Hey, no offense, but your hot tub cover smells bad. Possibly you’ve gotten used to it?
Don’t worry, it takes place to all spa owners at one time or another; water is among nature’s most erosive compounds. Moisture leaks in and ends up being trapped between the outer vinyl shell and the cling wrap foam cores. The warm, wet environment is best for mold and mildew and other kinds of stinky stuff.
If moisture has actually penetrated even more into the plastic wrapped foam core, the cover ends up being waterlogged, which can quickly grow all sorts of dark and foul-smelling slime, but likewise make the cover actually hard to remove, and not as reliable at keeping the heat in the spa. Time for a better kind of hot tub cover
Stinky Hot Tub Cover?!?
• Broken or harmed. Cracked foam cores, ripped or worn spots, torn seams. A hot tub cover that loses it’s arched roofing system line, to keep water draining pipes off properly, will ultimately begin to puddle water, which is most likely time to buy a new hot tub cover! A spa cover with threadbare spots in the vinyl is likewise bad news, and although you can ward off the unavoidable with a duct tape repair work, the water will win, eventually.
• Not Removed Regularly. Eliminate your hot tub cover weekly for 2 hours of airing out. A much better cover can hold up against longer durations, however it’s a good routine to remove the cover and let it get some air on a weekly basis. If you can quickly open the zipper to allow wetness to leave do so, but don’t remove delicate foam panels unless absolutely essential.
Actually, this is just hogwash. The problem is the foam itself. It would be great if it were put into use in a totally dry setting. Unfortunately, hot tubs by their very nature are filled with warm water. Warm water creates steam and steam rises up and gets into the cracks and crevises in the foam until it gets so heavy you can’t lift it anymore. The only way to avoid it is to never put it on the hot tub.
• Poorly Made. It’s simple to make a hot tub cover with tape and staples, but it won’t stop moisture effectively. Even the very best foam filled Hot Tub Covers with vacuum-wrapped and heat bonded joint are not going to keep the extreme wetness from your spa from reaching the foam core. The only real option is a hot tub cover utilizes air to insulate instead of foam.
• Bad Spa Water. If the spa water is not maintained frequently with sanitizer and filtering, or is not surprised frequently enough, germs and algae can benefit from a hospitable environment to flourish. Low pH, high chlorine or high ozone levels can likewise deteriorate the underside of your hot tub cover cover. Since the cover is so near the spa, it absorbs the chemistry of the spa. Clean, clear and hygienic water is the best environment to prevent stinky spa covers. (Sorry but this is simply BS) The fact is the areas in the foam are nearly laboratory conditions for growing mold and mildew. Your spa chemistry is not going to stop that.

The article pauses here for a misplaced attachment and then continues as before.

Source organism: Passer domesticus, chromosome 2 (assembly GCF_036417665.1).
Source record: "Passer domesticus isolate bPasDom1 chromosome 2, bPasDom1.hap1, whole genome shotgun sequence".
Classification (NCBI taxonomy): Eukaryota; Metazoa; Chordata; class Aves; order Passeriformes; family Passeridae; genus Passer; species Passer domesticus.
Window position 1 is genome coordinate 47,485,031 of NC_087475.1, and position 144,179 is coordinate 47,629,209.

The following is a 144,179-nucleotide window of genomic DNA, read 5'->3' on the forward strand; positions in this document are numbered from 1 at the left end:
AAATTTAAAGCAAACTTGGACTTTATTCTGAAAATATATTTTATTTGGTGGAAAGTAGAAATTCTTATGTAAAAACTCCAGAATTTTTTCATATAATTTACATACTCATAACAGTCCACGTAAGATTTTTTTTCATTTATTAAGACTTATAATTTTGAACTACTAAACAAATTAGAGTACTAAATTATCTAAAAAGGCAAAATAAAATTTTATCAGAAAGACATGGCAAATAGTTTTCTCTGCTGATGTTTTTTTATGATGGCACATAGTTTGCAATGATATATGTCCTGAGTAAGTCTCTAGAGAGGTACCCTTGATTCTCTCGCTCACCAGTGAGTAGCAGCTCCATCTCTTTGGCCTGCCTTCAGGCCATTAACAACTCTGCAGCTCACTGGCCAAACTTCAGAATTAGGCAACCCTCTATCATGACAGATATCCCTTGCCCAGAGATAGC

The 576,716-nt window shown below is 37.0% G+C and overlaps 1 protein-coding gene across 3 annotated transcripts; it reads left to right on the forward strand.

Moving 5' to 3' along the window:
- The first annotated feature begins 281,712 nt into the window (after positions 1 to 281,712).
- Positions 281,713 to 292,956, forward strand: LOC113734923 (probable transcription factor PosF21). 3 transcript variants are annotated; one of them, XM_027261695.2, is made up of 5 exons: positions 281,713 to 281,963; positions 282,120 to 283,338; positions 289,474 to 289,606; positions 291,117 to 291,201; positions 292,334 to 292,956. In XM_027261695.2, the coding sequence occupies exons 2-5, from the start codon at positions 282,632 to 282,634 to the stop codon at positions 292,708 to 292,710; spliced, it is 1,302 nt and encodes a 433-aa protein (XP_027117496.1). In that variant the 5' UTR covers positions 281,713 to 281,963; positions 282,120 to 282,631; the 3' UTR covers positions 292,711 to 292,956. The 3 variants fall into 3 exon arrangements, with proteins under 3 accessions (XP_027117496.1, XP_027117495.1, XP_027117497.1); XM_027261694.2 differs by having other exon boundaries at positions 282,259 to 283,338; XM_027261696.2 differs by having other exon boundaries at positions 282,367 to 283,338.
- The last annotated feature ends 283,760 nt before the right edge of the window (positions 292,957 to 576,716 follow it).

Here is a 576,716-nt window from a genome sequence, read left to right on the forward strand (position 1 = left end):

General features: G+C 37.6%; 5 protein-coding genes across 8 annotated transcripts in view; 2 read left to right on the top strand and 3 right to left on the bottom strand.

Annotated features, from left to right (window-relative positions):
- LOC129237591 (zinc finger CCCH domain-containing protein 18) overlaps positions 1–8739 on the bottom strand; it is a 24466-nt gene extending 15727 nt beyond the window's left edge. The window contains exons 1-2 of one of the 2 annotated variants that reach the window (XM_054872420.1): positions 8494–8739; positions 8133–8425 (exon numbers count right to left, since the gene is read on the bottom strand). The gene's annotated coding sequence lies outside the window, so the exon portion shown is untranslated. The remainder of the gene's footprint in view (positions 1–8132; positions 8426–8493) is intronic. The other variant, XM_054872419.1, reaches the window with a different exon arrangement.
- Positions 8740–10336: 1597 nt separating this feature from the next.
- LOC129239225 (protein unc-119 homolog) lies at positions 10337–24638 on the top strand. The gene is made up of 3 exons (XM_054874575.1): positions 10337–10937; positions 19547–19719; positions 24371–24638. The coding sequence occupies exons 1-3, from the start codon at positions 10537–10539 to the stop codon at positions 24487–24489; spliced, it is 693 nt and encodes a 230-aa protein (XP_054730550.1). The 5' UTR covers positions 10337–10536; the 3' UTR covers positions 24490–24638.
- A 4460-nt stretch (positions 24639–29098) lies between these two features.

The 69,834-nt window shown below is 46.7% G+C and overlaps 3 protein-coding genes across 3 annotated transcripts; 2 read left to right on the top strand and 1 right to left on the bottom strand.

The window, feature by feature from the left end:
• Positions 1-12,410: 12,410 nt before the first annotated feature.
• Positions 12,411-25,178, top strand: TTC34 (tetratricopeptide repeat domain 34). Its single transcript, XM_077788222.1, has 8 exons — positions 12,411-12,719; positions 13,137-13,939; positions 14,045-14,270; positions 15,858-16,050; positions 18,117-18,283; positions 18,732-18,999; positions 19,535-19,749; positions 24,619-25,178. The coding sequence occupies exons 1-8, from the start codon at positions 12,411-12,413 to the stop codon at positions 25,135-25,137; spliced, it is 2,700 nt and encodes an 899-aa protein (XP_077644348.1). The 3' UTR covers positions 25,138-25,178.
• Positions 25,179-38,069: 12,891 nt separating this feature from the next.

• Not Cleaned/ Conditioned. For outside Hot Tub Covers, unless your back deck is covered or your spa remains in a gazebo, you have sun, rain, pollen, dust, contamination, and animals to contend with. If you have a partial roofing, that can be worse than no roofing at all, if an overhanging eave drains water onto the spa cover. Tidy and condition a spa cover 2-4 times per year, so that it constantly looks fantastic, and is safeguarded from the elements. Again, this really isn’t really going to stop the mold and mildew from growing inside a foam cover. But it will help your spa dealership pay their costs.
Fix Your Hot Tub Cover!
• Remove to Safe Location: This primary step may appear apparent, but you require a good location to permit the cover to sit undisturbed from pets, wild animals, and winds. It ought to be a warm location if possible, or a dry indoor area with low humidity can also be used.
• Deodorize & Disinfect: You might not need to do both, it’s finest to be as mild as possible. Do not use home cleaning products on your spa cover, weird chemicals can wind up in your spa water. Gently clean all outside surfaces with spa cover cleaner, and allow the panels to dry.
• Remove the Panels: Again, this must be avoided if possible, because the panels might end up being damaged throughout removal or cleansing. However if you identify that there is something slimy inside, you can typically unzip and eliminate the panel for a cleaning inside and out.
How typically does your spa dealership expect you to do all this? If your hot tub is protected from most sun and rain, two times annually. If it’s out in the open it ought to be 3-4 times each year. Let that sink in a minute.
Much better Choice
The most convenient cure for a stinky hot tub cover is to simply buy a various sort of hot tub cover A stinky swim spa cover merely means that your cover is handling moisture, and things are starting to grow! Hot Tub Covers from SpaCap.com that doesn’t use foam but has sealed air chambers rather will prevent providing the mold and mildew a place to grow in the first place.